But from our private conversations and our day-to-day life, I am fully aware that he also gets weary and needs pastoring himself. In those moments, he needs encouragement, rest, and faith spoken into him. And I know I am the primary person who can do that, sometimes the only person who is doing it regularly. I am the one who can pastor him, the one who can champion and celebrate his strengths, as well as the one who can gently bring blind spots into view.
My influence can be positive or negative; I help or I hinder.
I know what it is to hinder my husband. I've spoken bitterness into him concerning people in our ministry who have offended me. I have manipulated him in my discontentedness. I have been emotionally unrestrained. I have too confidently trusted my own wisdom and discernment and pushed it on my husband. I have failed to recognize his need for encouragement and support. I have harshly spoken my resentments at what his job has required of me.
I've received many gifts through church planting and one of them is this: I now fully recognize just how much influence I have on my husband, and I also recognize how much this influence indirectly affects our church. I really, really want to be wise with this influence that I've been entrusted with by God.
I've learned a thing or two about myself, using my influence wisely, and helping my husband. I try to celebrate the victories, no matter how small. After church on Sunday, I give him specific positive feedback about his sermon without him having to ask for it, but I only give him constructive criticism when he asks for it. I speak highly of the elders and staff that he serves with. I pray for him and tell him I am doing so. I tell him I'm proud to be his wife. I walk with the Lord and let Him help me sort out my emotions before going to my husband with them. I verbally celebrate his strong character and integrity. And, most importantly, I constantly work at joyfully embracing this calling on my husband's life and what it means for me.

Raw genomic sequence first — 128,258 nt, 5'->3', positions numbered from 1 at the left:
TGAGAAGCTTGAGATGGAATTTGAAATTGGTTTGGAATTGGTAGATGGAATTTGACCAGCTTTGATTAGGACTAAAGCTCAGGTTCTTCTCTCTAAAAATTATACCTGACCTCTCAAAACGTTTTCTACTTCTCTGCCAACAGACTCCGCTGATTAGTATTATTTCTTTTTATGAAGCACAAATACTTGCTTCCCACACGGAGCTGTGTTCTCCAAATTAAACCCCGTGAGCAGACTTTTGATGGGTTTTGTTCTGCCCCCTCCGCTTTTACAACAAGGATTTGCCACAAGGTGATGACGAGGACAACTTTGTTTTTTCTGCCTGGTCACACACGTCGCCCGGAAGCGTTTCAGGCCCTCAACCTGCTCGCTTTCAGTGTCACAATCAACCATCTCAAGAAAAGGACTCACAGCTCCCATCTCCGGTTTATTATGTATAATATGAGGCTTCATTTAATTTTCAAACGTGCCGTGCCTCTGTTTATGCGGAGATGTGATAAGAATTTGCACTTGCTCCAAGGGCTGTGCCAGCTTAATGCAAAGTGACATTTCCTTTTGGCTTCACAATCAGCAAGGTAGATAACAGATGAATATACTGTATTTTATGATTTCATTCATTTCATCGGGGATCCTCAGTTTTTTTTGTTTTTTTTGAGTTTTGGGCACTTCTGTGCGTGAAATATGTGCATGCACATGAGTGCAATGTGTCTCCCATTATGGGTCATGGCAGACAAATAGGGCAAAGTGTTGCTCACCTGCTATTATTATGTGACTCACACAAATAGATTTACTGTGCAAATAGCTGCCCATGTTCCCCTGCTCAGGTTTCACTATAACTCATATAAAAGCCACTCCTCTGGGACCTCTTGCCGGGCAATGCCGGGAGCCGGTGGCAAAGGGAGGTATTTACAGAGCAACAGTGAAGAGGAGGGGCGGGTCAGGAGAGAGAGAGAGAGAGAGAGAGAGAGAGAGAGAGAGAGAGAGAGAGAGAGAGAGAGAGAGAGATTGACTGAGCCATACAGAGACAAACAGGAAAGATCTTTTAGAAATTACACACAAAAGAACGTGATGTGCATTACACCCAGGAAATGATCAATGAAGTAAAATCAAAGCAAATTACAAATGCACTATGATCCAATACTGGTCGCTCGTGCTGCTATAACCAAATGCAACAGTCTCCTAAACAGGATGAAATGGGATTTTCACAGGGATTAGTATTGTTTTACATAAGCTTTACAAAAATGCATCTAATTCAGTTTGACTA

You are an extremely influential person, too.
At least that's what your husband would say if I asked him who most affects his attitude, his spiritual growth, his leadership, his courage, and his decisions both inside and outside the home. You have powerful influence in the life of a man who influences a whole host of people through preaching, leading, counseling, and decision-making.
You influence the influencer. Are you helping him or are you hindering him?
Readers, how do you practice helpful influence in your marriage?
This post was inspired by a talk Kathy Litton gave at the Velocity Conference I recently attended. Kathy is a pastor's wife and heads up Flourish.me, a place of encouragement for ministry wives. She has been a source of blessing and encouragement to me personally. I hope you'll jump on over to Flourish and find the same wisdom and refreshment that I've received from her. If you'd like to grow in this area, I also highly recommend the book Sacred Influence by Gary Thomas. And of course I wrote about helping our husbands in my book.